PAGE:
Sleep apnoea and the cardiovascular system

rumpled bedding in the morning light

At the time of writing we are in the midst of a heatwave in London, with temperatures of up to 40°C threatened over the next few days. Quite understandably a big topic of conversation at the moment is how impossible it is to sleep in such heat, and how weary everyone is feeling as a consequence.

Thankfully weather conditions like this are rare in the UK but there is a medical condition which can go undiagnosed for some time, which not only affects sleep quality and therefore how a person feels on a day to day basis, but is also associated with high blood pressure, coronary artery disease, stroke, heart failure, and the rhythm disturbance atrial fibrillation.

Sleep apnoea is a condition in which a person’s breathing stops and starts while they sleep. This generally happens as a result of the muscles in the throat relaxing too much, causing the upper airway to block. When a patient’s breathing is interrupted they wake up, but remarkably many patients do not realise they have sleep apnoea, as the wake up period is so very brief that they are not even aware of it. Often a partner will notice that there is a problem first, when their other half snores loudly, makes choking noises in their sleep, or appears to stop breathing whilst asleep.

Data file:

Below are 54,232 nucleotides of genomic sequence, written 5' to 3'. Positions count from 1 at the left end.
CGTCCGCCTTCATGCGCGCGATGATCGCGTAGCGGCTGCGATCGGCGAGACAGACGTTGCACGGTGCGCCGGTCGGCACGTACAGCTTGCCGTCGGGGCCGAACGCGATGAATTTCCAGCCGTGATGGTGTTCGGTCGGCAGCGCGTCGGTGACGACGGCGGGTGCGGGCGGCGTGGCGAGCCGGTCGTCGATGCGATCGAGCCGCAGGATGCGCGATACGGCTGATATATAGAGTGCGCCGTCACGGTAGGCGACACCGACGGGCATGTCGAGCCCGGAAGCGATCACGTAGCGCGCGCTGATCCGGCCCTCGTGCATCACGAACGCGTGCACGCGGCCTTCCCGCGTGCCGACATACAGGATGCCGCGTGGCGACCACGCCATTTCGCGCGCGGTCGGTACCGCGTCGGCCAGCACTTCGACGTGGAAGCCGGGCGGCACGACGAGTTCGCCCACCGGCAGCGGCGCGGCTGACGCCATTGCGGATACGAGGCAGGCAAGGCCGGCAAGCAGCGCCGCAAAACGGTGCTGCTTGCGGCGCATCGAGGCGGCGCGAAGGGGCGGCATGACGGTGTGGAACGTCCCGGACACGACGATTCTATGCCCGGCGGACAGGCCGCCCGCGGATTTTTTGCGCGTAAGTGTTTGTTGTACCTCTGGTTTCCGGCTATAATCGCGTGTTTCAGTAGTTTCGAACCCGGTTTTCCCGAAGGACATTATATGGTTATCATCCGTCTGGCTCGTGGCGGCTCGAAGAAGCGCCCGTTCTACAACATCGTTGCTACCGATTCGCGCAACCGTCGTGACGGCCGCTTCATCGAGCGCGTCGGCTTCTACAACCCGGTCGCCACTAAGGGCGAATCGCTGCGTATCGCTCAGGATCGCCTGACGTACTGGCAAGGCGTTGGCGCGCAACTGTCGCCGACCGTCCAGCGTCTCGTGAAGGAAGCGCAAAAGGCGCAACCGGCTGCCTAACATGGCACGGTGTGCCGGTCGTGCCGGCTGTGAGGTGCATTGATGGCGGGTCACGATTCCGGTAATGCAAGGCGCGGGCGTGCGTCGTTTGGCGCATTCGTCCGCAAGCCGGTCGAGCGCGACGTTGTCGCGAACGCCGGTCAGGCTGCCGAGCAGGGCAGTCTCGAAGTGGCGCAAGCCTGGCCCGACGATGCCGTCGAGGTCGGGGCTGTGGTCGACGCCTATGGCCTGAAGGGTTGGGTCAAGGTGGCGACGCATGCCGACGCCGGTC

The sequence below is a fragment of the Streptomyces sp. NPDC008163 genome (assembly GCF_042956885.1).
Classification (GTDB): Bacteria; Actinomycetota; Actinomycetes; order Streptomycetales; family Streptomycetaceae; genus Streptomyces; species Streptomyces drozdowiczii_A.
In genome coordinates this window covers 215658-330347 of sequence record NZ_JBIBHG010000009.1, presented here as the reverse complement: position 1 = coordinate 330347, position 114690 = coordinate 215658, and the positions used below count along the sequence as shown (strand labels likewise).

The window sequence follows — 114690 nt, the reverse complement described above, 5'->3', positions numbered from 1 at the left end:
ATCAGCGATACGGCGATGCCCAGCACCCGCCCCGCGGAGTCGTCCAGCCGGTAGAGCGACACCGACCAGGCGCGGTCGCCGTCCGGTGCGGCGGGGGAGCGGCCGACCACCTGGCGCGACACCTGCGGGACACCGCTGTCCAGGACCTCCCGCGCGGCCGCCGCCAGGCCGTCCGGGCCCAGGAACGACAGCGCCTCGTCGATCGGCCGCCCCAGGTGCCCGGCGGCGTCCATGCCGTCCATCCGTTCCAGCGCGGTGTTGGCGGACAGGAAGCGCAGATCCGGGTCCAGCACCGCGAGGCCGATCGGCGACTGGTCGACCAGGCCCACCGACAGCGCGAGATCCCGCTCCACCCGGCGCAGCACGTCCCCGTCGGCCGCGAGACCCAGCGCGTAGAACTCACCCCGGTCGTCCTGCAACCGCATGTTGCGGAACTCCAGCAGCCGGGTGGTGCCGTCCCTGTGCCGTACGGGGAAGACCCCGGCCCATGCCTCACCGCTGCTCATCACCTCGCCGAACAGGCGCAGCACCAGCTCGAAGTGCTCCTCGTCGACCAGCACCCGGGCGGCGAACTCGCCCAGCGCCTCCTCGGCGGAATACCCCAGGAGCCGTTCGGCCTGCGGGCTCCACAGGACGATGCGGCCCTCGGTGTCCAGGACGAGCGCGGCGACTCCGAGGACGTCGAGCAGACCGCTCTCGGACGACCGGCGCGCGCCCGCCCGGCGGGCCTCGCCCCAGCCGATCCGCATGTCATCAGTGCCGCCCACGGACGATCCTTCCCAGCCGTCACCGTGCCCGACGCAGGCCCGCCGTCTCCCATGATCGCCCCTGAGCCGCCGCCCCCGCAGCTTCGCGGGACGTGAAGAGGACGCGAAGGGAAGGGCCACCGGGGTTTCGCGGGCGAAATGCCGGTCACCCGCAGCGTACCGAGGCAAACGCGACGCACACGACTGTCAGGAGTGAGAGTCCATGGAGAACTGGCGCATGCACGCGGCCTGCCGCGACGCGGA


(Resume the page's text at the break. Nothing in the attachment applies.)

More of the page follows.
Sleep apnoea is prognostically important, since it causes the body to release stress hormones, which promote cardiovascular disease, and it also causes rises in blood pressure and heart rate as the body struggles to meet its demands for oxygen. If it goes untreated it becomes a risk factor for liver problems, metabolic syndrome and diabetes, which in itself is a risk factor for cardiovascular disease.

If you think that you or your partner might be suffering from sleep apnoea, the first port of call should be your GP or a respiratory specialist, who will arrange what is known as a sleep study to confirm or refute the diagnosis. Treatment varies from lifestyle modification (weight loss, taking more exercise and limiting alcohol intake) to use of a CPAP (Continuous Positive Airway Pressure) machine, depending on the severity of the condition.

Drivers should also be aware that the DVLA has created a publication, which you can read here, about the dangers of driving with untreated sleep apnoea.

For a detailed breakdown of the relationship between sleep apnoea and various cardiovascular disorders, there is an excellent analysis in the Journal of the American Heart Association, which you can read here.

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